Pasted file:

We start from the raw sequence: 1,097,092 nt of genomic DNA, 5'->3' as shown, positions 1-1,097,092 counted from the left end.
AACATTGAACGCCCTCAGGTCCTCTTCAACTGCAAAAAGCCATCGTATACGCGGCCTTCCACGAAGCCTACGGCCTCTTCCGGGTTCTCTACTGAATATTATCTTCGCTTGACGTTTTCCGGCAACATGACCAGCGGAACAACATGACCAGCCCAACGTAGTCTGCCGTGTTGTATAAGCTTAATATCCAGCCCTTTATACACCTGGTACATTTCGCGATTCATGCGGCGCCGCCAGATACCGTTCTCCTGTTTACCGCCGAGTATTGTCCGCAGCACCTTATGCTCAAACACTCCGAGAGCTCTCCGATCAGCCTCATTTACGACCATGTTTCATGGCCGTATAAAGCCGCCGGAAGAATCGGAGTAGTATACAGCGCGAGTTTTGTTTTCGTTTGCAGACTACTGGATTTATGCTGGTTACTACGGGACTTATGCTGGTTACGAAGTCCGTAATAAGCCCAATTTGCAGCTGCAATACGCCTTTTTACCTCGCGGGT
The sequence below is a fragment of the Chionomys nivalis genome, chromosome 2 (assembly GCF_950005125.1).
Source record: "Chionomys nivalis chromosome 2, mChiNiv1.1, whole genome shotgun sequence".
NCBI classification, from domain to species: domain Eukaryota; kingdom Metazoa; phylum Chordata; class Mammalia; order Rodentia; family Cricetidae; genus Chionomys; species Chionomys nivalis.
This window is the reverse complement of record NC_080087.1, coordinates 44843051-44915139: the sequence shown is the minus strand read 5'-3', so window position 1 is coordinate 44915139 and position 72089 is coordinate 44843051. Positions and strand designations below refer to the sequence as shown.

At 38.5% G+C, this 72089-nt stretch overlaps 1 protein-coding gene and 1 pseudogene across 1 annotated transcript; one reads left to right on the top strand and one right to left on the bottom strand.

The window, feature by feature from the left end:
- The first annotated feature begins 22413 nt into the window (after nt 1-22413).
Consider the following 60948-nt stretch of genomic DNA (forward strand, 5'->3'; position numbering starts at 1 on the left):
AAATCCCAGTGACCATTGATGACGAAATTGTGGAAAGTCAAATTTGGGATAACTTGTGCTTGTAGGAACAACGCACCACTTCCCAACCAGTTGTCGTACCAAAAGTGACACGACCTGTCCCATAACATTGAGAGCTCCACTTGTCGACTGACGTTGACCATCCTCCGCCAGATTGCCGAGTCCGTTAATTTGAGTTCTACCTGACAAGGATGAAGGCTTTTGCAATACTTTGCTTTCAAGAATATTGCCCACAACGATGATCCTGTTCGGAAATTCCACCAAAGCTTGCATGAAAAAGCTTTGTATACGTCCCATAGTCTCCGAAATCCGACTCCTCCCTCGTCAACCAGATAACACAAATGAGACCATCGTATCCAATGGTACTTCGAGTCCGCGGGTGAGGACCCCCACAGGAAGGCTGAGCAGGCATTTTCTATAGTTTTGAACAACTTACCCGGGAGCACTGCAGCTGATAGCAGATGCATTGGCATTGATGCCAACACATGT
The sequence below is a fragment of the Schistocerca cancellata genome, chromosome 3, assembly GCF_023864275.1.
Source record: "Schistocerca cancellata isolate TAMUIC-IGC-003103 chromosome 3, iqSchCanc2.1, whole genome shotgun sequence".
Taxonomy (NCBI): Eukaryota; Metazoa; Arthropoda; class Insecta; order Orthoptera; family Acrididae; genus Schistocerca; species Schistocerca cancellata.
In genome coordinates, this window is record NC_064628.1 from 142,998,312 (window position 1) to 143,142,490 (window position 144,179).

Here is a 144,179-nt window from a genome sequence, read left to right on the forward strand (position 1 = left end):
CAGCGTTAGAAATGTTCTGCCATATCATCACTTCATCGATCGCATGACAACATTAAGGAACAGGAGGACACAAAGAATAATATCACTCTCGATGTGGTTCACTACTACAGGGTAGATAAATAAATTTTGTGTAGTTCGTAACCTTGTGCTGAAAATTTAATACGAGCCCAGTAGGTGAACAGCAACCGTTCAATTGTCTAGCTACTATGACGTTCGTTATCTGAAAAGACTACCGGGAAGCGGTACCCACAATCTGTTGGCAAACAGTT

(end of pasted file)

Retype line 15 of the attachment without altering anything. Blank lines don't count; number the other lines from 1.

In genome coordinates, this window is record NC_064628.1 from 142,998,312 (window position 1) to 143,142,490 (window position 144,179).